1953 New York Yankees (99-52 actual record, 101-50 pythag record)

Based solely on regular-season performance, they don’t belong here. But of course, they’re not here just on regular-season performance. The 1949-53 Casey Stengel Yankees won five straight world titles, and this was the best of that bunch.

1953 Brooklyn Dodgers (105-49 actual record, 99-55 pythag record)

This is the Boys of Summer Dodgers at their best. Sure, they won the world title in 1955, but they won 105 freaking games in 1953. Besides, the squad this team lost to for the world title is also in the Great 28 list. It’s the only pairing of World Series competitors on this list.

1954 Cleveland Indians (111-43 actual record, 104-50 pythag record)

They aren’t as good as their actual record, as the AL was the weaker league, and more than any other team in history the Indians beat the hell out of the little teams of the earth. They were 89-21 against teams with losing records (an amazing 75-13 if you exclude the Tigers), but only 22-22 against teams with winning records, not including getting swept in the World Series. Okay, so they aren’t as good as their record, but check out that record! A cool 111 wins? Yeah, the Tribe gets a place here.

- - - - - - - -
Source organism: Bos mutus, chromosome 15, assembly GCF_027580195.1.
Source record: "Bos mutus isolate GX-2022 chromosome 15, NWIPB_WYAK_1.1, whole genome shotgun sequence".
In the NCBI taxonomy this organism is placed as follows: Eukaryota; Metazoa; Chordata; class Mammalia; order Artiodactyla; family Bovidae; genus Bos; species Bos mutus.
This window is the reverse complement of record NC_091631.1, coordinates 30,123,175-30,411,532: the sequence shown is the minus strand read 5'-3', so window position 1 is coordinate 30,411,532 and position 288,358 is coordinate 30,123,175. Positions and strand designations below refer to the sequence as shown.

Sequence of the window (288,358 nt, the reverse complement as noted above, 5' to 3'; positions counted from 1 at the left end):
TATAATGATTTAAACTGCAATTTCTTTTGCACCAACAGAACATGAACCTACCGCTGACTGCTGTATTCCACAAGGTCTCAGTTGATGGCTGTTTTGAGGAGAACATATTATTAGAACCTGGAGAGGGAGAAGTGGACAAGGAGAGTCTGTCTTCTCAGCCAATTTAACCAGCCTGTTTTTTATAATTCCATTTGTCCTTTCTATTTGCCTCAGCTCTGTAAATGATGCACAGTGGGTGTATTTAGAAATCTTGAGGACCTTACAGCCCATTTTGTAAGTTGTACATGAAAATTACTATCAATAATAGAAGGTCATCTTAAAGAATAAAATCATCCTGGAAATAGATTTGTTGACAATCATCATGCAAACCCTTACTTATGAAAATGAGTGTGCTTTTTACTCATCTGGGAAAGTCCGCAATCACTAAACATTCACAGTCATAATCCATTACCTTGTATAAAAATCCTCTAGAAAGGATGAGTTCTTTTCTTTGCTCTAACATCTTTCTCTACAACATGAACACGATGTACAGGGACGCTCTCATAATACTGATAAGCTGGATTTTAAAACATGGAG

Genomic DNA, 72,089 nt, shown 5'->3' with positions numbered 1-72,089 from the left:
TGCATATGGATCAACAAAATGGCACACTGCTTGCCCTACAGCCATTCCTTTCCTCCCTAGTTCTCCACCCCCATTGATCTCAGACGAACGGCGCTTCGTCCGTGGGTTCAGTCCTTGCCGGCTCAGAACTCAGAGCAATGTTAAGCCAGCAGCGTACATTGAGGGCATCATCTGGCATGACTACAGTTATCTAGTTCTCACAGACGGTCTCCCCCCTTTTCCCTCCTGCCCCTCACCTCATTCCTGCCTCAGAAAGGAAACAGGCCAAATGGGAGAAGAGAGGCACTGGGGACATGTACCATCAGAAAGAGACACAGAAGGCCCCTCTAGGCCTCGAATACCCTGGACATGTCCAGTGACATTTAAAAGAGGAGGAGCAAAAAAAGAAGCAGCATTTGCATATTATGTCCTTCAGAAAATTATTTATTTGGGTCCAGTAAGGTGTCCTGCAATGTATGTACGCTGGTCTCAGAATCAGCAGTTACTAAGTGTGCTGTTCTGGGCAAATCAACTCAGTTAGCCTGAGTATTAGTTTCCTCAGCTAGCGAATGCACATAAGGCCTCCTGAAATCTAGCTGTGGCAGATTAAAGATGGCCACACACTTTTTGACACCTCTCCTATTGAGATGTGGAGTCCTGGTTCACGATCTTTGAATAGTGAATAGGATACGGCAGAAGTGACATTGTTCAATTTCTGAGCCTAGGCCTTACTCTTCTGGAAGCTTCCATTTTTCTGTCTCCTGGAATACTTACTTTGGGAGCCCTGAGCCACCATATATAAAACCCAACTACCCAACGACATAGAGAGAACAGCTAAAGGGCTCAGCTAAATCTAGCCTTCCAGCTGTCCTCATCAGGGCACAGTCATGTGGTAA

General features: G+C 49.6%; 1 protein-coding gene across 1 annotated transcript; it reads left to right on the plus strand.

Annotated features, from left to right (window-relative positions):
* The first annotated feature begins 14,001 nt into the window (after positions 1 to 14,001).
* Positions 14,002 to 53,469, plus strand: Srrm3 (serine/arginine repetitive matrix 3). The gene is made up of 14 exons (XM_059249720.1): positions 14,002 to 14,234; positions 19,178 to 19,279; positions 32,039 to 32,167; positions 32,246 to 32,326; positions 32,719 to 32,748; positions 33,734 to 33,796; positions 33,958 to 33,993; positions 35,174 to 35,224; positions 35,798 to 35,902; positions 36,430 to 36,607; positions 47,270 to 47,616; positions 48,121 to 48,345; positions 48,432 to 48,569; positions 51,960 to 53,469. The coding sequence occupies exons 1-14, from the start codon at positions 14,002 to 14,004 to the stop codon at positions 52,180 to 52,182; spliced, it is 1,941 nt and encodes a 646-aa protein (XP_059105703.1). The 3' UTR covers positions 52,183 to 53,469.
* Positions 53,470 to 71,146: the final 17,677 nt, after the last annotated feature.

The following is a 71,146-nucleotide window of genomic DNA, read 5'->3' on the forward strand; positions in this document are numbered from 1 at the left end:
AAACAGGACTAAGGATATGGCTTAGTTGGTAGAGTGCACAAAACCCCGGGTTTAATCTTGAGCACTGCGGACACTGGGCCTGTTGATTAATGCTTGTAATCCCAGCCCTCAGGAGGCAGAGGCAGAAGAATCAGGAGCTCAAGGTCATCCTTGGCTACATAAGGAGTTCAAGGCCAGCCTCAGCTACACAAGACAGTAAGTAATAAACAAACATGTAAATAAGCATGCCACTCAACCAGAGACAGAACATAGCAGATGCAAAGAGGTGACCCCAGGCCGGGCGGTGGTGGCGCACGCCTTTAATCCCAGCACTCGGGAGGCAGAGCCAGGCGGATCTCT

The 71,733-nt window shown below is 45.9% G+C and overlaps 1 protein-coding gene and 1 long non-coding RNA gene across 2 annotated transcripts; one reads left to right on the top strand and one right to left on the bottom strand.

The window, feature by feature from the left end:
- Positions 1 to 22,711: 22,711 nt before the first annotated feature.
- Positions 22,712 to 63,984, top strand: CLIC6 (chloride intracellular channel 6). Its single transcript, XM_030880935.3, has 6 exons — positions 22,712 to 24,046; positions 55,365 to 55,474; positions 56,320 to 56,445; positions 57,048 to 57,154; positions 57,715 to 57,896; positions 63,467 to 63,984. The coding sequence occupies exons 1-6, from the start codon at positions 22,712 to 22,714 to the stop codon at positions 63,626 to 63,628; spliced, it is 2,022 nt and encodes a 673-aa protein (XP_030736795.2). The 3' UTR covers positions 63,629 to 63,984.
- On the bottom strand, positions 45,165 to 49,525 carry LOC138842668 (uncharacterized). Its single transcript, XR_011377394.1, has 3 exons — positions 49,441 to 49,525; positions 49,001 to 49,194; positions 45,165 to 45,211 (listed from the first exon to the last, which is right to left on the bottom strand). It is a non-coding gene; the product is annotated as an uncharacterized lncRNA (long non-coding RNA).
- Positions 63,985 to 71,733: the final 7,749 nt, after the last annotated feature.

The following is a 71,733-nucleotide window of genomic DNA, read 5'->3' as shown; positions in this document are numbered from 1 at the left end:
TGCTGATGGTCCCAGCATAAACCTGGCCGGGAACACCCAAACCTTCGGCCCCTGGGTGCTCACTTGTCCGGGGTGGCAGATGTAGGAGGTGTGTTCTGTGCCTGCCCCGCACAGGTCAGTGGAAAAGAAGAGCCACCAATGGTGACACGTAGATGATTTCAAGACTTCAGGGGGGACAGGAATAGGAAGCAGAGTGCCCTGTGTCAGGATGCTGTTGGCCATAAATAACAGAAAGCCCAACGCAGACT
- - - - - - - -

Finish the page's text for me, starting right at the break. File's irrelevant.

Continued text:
1961 New York Yankees (109-53 actual record, 103-59 pythag record)

Despite winning 109 contests, I considered leaving this team out. Or I considered leaving them in and pushing the 1953 Yankees out as there is some overlap between the squads with their key players, Hall of Famers Mickey Mantle, Yogi Berra, and Whitey Ford. But if we’re going to bend the overlap rule a little bit, this is the time to do it. The Yankees won 14 out of 16 pennants from 1949-64, so giving them two representative from eight years apart seems reasonable.

1968 Detroit Tigers (103-59 actual record, 103-59 pythag record)

Though not usually thought of as a historically great team, they led the league in runs scored, fewest runs allowed, had a great actual record, a great pythag record, and won a world title. That’s a nifty combination.

1969 Baltimore Orioles (109-53 actual record, 110-52 pytahg record)

Damn few teams win 109 games while underachieving their pythag record. They won 108 games and a world title in 1970, but with “only” 104 pythag wins in that season.